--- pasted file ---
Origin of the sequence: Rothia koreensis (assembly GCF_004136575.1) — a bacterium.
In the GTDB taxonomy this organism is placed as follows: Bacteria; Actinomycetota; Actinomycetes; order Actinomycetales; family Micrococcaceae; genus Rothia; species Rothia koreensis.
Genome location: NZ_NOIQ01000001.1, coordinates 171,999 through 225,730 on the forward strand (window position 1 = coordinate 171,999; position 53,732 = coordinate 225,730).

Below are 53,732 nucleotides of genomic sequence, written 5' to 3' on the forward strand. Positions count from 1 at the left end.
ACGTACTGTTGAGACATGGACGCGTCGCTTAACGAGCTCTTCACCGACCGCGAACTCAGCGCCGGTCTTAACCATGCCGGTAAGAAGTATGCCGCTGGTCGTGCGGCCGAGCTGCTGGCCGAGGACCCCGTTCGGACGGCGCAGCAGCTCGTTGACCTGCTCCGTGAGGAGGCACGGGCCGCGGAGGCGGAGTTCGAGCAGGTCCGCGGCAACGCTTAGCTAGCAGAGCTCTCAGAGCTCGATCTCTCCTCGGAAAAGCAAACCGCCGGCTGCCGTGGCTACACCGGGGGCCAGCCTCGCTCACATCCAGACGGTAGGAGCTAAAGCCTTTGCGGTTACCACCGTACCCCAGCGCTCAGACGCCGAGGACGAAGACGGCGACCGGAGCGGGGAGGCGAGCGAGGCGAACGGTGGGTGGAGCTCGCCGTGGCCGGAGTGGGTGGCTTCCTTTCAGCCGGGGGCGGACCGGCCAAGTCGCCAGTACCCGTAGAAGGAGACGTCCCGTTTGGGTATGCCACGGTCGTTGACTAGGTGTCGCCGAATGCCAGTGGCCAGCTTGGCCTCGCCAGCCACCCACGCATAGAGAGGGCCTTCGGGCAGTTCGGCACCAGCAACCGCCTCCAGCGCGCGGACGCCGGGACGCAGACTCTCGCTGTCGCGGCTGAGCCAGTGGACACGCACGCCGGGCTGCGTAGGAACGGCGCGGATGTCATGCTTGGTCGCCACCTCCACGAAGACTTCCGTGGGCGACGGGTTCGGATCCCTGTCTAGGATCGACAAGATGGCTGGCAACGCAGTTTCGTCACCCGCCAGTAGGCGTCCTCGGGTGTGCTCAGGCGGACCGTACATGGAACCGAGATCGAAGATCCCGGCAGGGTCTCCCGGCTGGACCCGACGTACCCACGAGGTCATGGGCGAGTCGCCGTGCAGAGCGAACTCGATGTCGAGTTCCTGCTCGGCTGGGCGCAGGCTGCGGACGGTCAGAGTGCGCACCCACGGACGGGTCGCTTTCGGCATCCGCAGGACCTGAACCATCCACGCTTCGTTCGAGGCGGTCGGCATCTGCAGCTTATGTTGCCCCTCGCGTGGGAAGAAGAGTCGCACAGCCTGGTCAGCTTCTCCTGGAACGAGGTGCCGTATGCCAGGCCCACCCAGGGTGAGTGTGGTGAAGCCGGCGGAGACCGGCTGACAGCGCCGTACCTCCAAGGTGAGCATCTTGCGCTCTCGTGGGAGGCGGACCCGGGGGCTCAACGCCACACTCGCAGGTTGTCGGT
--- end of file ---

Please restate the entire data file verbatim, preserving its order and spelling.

Origin of the sequence: Rothia koreensis (assembly GCF_004136575.1) — a bacterium.
In the GTDB taxonomy this organism is placed as follows: Bacteria; Actinomycetota; Actinomycetes; order Actinomycetales; family Micrococcaceae; genus Rothia; species Rothia koreensis.
Genome location: NZ_NOIQ01000001.1, coordinates 171,999 through 225,730 on the forward strand (window position 1 = coordinate 171,999; position 53,732 = coordinate 225,730).

Below are 53,732 nucleotides of genomic sequence, written 5' to 3' on the forward strand. Positions count from 1 at the left end.
ACGTACTGTTGAGACATGGACGCGTCGCTTAACGAGCTCTTCACCGACCGCGAACTCAGCGCCGGTCTTAACCATGCCGGTAAGAAGTATGCCGCTGGTCGTGCGGCCGAGCTGCTGGCCGAGGACCCCGTTCGGACGGCGCAGCAGCTCGTTGACCTGCTCCGTGAGGAGGCACGGGCCGCGGAGGCGGAGTTCGAGCAGGTCCGCGGCAACGCTTAGCTAGCAGAGCTCTCAGAGCTCGATCTCTCCTCGGAAAAGCAAACCGCCGGCTGCCGTGGCTACACCGGGGGCCAGCCTCGCTCACATCCAGACGGTAGGAGCTAAAGCCTTTGCGGTTACCACCGTACCCCAGCGCTCAGACGCCGAGGACGAAGACGGCGACCGGAGCGGGGAGGCGAGCGAGGCGAACGGTGGGTGGAGCTCGCCGTGGCCGGAGTGGGTGGCTTCCTTTCAGCCGGGGGCGGACCGGCCAAGTCGCCAGTACCCGTAGAAGGAGACGTCCCGTTTGGGTATGCCACGGTCGTTGACTAGGTGTCGCCGAATGCCAGTGGCCAGCTTGGCCTCGCCAGCCACCCACGCATAGAGAGGGCCTTCGGGCAGTTCGGCACCAGCAACCGCCTCCAGCGCGCGGACGCCGGGACGCAGACTCTCGCTGTCGCGGCTGAGCCAGTGGACACGCACGCCGGGCTGCGTAGGAACGGCGCGGATGTCATGCTTGGTCGCCACCTCCACGAAGACTTCCGTGGGCGACGGGTTCGGATCCCTGTCTAGGATCGACAAGATGGCTGGCAACGCAGTTTCGTCACCCGCCAGTAGGCGTCCTCGGGTGTGCTCAGGCGGACCGTACATGGAACCGAGATCGAAGATCCCGGCAGGGTCTCCCGGCTGGACCCGACGTACCCACGAGGTCATGGGCGAGTCGCCGTGCAGAGCGAACTCGATGTCGAGTTCCTGCTCGGCTGGGCGCAGGCTGCGGACGGTCAGAGTGCGCACCCACGGACGGGTCGCTTTCGGCATCCGCAGGACCTGAACCATCCACGCTTCGTTCGAGGCGGTCGGCATCTGCAGCTTATGTTGCCCCTCGCGTGGGAAGAAGAGTCGCACAGCCTGGTCAGCTTCTCCTGGAACGAGGTGCCGTATGCCAGGCCCACCCAGGGTGAGTGTGGTGAAGCCGGCGGAGACCGGCTGACAGCGCCGTACCTCCAAGGTGAGCATCTTGCGCTCTCGTGGGAGGCGGACCCGGGGGCTCAACGCCACACTCGCAGGTTGTCGGT